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I was initially intending to do this as an email signature only. But then, looking through my mailing list (which is several hundred strong), I realized that many people on it are either themselves filmmakers (though not necessarily animators) or have contacts in the film world. So hey (thought I), why pussyfoot around? Just go for it and send out a mailing. The old tried and true Babe Ruth theory.*
And this is what I have to say:
Wanted: Animators (and producers/directors) for The Faerie Princess
I would like to see The Faerie Princess (my erotic fairly tale in verse) done as an animated film. Using the complete text of the poem, exactly as written (there are 63 quatrains, all of them rhymed). The animated visuals could either be sexually explicit (as per some of the action/activities described in the poem), or softer but nonetheless romantically sensual. The difference between what I believe in Japanese anime is called hentai and ecchi.
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I never thought I’d find myself making a point of saying something positive about drug companies. Given that in far too many respects the pharmaceutical industry must certainly rank in the upper echelon of criminal organizations. (I’ve read enough learnéd articles, watched enough in-depth documentaries, spoken with enough ‘insiders’ to know that I’m on fairly solid ground in making this assertion.) Which doesn’t mean these dudes don’t frequently shower us with any number of exceptionally beneficial products. Far from it. Not only do I regularly gulp my fair share of Ibuprofen (you know, like when I’m feeling a trifle tired and still have work to do or places to go); but as someone who managed to get the clap all of eight times, rest assured that I heartily applaud (hah!) the happy existence of antibiotics. And did all the more so after reading how gonorrhea was treated before penicillin came along. (For an especially harrowing description, see Vance Bourjaily’s novel Confessions of a Spent Youth.) So yes, there are plenty of top-notch drugs around, including legal ones -:) Notwithstanding past horrors like Thalidomide, and despite a shameful plethora of harmful to outright deadly drug-industry malpractices that are still rampant today. From making sure the world stays awash with unneeded (and yet highly profitable!) medications to freely using the peoples of so-called third-world countries as guinea pigs for their potential poisons. In between which the list goes on and on, ad infinitum and ad nauseam.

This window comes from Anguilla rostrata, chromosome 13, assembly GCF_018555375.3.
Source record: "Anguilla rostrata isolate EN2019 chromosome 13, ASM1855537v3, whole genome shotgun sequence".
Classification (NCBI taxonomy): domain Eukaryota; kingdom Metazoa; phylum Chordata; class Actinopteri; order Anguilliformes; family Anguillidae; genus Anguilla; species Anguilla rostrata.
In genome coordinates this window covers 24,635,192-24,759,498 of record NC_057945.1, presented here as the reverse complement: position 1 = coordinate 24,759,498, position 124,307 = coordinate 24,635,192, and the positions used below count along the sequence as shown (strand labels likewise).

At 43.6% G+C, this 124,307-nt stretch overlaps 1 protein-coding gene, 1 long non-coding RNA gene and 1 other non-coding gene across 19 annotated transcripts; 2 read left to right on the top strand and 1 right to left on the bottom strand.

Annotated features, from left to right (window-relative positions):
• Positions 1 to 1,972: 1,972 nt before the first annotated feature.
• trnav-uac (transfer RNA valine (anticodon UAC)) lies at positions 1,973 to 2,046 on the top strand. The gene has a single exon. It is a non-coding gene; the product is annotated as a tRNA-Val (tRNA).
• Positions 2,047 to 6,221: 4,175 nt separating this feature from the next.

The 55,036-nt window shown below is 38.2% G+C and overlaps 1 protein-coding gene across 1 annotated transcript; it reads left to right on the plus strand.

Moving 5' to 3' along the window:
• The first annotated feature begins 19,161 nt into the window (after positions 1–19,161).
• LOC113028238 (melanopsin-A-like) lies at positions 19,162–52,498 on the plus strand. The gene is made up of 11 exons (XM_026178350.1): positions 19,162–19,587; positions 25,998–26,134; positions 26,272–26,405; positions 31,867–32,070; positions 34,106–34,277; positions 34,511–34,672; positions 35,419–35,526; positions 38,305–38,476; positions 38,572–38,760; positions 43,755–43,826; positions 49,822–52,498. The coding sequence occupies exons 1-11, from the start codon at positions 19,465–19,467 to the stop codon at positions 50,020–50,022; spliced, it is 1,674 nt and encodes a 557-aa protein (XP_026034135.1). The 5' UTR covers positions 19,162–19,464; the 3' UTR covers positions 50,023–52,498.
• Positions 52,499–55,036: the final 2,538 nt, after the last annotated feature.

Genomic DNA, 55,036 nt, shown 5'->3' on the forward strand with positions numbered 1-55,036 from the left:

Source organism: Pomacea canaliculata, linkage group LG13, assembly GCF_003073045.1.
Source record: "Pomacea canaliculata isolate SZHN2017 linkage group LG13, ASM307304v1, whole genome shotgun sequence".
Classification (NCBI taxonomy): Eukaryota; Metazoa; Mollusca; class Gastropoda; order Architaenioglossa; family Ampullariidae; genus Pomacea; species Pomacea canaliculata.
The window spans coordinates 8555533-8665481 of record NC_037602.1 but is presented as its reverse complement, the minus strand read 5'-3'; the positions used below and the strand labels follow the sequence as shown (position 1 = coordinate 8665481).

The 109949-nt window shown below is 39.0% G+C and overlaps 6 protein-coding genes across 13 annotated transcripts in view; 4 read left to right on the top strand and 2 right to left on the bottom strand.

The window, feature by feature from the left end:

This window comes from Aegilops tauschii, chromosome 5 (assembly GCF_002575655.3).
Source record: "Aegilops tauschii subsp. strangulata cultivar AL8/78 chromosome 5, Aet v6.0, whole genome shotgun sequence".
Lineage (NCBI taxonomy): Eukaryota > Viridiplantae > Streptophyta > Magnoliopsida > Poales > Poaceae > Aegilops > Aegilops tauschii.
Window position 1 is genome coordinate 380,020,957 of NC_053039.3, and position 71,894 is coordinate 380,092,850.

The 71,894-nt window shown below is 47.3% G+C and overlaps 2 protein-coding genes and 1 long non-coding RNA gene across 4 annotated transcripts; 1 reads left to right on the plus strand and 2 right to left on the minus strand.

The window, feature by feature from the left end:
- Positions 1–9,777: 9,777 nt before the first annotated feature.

So what then in God’s name could I possibly have good to say about the buggers?!
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Sacha de Boer is now a guest contributor on the Eddie Woods website. You will find her pages, as well as those of other contributors, here
All contributors to this site have an ‘organic connection’ with yours truly and appear by invitation only. Should I ever decide to do a one-off online issue of Ins & Outs magazine, you’ll hear about it. Until then (a less than 50-50 chance at best), please do not send me manuscripts or artwork for publication. Thanks and all best, TFE -:)
I simply cannot resist sending this out. That’s how truly chuffed I am (as the English like to say).